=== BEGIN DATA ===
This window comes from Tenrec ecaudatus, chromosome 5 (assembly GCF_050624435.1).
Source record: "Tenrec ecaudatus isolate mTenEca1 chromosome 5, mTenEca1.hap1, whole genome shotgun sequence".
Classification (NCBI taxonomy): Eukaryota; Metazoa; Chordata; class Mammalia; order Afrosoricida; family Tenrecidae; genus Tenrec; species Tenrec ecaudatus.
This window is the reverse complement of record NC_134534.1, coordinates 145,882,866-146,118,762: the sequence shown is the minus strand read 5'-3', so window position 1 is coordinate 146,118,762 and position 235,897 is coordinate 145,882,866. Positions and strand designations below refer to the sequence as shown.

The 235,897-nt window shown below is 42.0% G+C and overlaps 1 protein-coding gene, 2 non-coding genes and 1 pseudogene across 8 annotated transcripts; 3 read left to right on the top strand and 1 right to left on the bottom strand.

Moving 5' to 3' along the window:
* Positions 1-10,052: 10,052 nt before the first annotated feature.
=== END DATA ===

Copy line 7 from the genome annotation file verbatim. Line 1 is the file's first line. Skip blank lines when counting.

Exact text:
* Positions 1-10,052: 10,052 nt before the first annotated feature.